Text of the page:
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Mono - Hymn To The Immortal Wind CD (album) cover




Post Rock/Math rock

3.78 | 142 ratings

From, the ultimate progressive rock music website

5 stars Oh, man... I wanna give this album 5 stars for a near perfect album so bad, but I always think you should leave room for improvement. A friend handed this to me, and I fell in love with it. I saw the cover, and thought it looked beautiful with the boy and girl romantically holding hands and how they seem to be flying while there are silhouettes of hammerheads beneath the waves of the ocean. Ah, it just looked so inviting... and so little did I know that I would fall completely in love with this album.

Through a friend, I've listened to other post-rock bands and songs and a lot of them repeat and are just built entirely off of jamming on a progression, then adding layers of sounds, and then building up to a climax. However, this album is full of intense orchestration and more varying melodies as well through just one track, which introduces better transitions and chord/melody leading, which also ultimately results in more well-crafted, epic and emotional passages.

The first two songs, Ashes in the Snow and Burial at Sea, seem to take on a similar construction. They start off slower, establish their melodies and what seem to be early choruses, which consist of their first halves. Then, it seems like they use a break to give some atmosphere for transition, and then deliver the goods for the end. The only difference is that track one is more romantically dynamic and uplifting, while the other one is more tragic, yet still keeps it's dynamics ad emotions.

Silent Flight, Sleeping Dawn easily became one of my favorites as well. The beginning starts off sort of eerie, and then the second half holds what seems to be more tension, yet the orchestra keeps it balanced until it's released toward the end. This is one of the tracks that I simply adore the orchestra in. It works so well.

Pure as Snow is also a great track. The guitar sounds great in the beginning in the quiet verse, and the chorus has a simply wonderful melody. By the second verse, the orchestra is more apparently and swells in; really adding to the emotion. After the second time around, that's when things start to climb, as you can hear the drums begin to pound and cymbals crash and the strings just keep going away at their melodies. The guitars practically turn into noise, like how one swells like passing wind. And just like any climax, eventually it ends, but this one you wish you could hear more of.

Follow the Map is a fantastic piece. It's simple. It doesn't need to be anything more than what it is. It doesn't strive to be anything it's not. The main melody will stay in your head long after the song or even the album is over. I love the bridge to the second repetition of the melody but with the added orchestra, because I think Mono did an excellent job feeding you right into it.

The Battle to Heaven is one of my favorite songs... ever. It essentially establishes two melodies; again, they seem like verses and choruses. But I love when things pick up with the verse melody and the guitar kicks in playing it at around the 4:00 mark. It sounds almost aggressive. Then, a transitional break to ease you for a little bit and to introduce a new emotional progression. The melodies on guitar following with it are great, while Mono decides to almost trick you with the rising and falling tension of the dynamics. You're expecting something big... and then it hits you with that orchestra and then rises as the drums pick up to a solid up-beat rhythm and the snares and cymbals just make you fall in love with it. Easily one of the coolest post-rock songs I've ever heard.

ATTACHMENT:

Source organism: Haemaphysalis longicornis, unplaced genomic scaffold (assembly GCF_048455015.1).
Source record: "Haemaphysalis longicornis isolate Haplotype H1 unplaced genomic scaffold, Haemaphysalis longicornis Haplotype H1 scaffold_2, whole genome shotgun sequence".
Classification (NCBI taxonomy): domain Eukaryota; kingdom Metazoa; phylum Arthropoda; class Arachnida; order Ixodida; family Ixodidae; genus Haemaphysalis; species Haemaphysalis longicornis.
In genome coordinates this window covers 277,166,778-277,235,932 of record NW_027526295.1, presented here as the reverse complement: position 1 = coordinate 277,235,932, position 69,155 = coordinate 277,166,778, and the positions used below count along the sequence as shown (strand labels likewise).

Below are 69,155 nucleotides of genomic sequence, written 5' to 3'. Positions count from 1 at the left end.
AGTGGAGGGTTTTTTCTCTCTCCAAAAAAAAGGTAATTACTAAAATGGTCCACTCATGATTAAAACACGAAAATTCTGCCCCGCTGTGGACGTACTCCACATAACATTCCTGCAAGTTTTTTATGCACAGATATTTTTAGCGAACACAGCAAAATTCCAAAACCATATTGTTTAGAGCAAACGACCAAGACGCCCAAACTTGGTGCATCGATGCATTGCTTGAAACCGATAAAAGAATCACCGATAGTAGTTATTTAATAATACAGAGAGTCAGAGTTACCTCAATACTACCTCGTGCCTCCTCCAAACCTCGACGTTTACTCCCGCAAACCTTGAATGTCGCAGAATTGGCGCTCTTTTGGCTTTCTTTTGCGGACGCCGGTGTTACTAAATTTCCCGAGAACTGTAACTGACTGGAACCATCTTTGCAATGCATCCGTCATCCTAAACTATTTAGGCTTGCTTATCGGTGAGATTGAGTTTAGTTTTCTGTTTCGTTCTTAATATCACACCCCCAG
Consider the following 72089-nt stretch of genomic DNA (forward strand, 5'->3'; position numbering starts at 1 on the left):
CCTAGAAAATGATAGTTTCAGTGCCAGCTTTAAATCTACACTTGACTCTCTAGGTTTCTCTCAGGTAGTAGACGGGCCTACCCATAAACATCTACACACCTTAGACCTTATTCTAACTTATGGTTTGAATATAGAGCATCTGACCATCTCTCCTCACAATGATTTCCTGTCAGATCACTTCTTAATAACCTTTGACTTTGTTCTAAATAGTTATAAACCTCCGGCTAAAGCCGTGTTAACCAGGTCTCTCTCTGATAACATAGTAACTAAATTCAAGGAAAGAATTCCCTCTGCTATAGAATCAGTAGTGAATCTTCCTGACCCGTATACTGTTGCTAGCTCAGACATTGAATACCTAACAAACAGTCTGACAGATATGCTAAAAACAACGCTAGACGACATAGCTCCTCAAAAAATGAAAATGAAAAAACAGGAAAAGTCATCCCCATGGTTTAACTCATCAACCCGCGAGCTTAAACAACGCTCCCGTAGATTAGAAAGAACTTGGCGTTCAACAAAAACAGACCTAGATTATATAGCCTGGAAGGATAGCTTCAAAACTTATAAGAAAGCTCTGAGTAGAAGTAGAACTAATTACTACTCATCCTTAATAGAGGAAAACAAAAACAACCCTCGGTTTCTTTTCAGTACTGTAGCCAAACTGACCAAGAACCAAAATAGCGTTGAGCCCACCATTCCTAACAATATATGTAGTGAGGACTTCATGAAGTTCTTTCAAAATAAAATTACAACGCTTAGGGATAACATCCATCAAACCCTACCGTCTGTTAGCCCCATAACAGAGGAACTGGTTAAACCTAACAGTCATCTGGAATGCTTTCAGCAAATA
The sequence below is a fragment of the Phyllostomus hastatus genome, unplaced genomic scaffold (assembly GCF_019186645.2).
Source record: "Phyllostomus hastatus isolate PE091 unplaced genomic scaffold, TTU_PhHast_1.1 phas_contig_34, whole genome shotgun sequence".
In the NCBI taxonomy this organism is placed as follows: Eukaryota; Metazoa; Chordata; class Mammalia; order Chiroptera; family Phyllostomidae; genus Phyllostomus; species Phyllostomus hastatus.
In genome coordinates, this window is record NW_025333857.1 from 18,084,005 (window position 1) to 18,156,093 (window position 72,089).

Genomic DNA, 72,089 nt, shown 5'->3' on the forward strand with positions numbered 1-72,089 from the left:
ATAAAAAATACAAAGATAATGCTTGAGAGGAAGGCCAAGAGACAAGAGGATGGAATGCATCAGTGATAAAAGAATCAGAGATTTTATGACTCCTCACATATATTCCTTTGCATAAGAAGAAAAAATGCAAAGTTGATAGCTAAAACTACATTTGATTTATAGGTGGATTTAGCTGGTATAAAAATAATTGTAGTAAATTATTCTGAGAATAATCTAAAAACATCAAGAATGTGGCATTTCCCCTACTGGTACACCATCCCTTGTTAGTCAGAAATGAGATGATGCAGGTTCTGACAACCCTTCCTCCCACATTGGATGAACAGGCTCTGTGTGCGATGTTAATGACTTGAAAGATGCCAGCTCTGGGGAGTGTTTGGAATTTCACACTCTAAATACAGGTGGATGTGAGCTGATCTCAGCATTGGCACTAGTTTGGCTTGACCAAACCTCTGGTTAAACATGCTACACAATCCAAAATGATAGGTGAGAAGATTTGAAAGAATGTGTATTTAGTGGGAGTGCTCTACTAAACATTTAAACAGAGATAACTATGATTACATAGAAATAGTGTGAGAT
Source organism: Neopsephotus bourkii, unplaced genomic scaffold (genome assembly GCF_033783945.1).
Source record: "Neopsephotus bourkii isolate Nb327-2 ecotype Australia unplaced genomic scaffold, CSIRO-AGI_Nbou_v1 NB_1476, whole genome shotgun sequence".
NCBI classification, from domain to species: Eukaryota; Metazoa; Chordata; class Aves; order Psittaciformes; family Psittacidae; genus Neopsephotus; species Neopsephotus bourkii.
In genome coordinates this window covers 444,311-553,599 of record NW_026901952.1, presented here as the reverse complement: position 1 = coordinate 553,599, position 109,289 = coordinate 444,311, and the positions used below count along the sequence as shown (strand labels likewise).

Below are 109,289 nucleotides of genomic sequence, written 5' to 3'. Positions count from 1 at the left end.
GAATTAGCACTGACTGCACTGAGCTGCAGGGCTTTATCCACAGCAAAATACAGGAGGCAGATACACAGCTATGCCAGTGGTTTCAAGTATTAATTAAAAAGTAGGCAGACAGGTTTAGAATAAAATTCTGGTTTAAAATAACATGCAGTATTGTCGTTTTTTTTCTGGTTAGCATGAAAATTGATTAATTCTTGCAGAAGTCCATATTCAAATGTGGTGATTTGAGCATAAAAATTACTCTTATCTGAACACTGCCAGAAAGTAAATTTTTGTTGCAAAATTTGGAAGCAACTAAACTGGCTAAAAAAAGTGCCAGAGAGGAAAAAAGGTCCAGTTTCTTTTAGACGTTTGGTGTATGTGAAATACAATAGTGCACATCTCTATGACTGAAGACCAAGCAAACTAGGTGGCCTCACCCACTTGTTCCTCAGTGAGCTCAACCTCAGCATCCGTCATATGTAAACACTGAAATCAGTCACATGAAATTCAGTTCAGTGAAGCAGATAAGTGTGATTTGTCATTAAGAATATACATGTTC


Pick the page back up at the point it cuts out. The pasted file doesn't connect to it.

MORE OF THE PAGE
The last song, Everlasting Light, begins with a piano passage with the orchestra and guitar lightly backing it up. It's nothing short of beautiful. Then, the guitar takes the lead shortly and leads everyone into an ending that I don't even want to spoil. You'll love it; that's all I can say.

The best way to listen to this is to picture it as a film soundtrack to an epic love story set in another time and place other than your own. It's one of those albums you want to close your eyes and rely completely on your mind's creativity while listening. This is definitely one of those albums for musicians who love orchestrated music and have always wanted to rock out along with using modern instruments. The soundscapes created by both the band instruments and with that amazing orchestra are simply fantastic, and I couldn't come up with any complaints against the melodies or progressions, because they are dramatic, dynamic, intricate and just simply captivating. After saying that, I'm giving them 5 stars now.

This is truly a gorgeous album and a beautiful piece of musical work, making it one of my favorites for 2009. For others, it may not be the first idea that comes to mind when thinking of traditional prog rock, but progressive music has come so far and branched out in so many different directions that this album just has to fall somewhere in there and has to be the epitome of some division of prog. Mono has outdone themselves on this one, and it would be extremely difficult for them to top this. I tip my hat to them for this accomplishment.

PS: I also read that within the booklet to the album, there is a short story for every song. Now, I can't wait for the cd to come in the mail so I can read them.

jpgarcia7787 | 5/5 |


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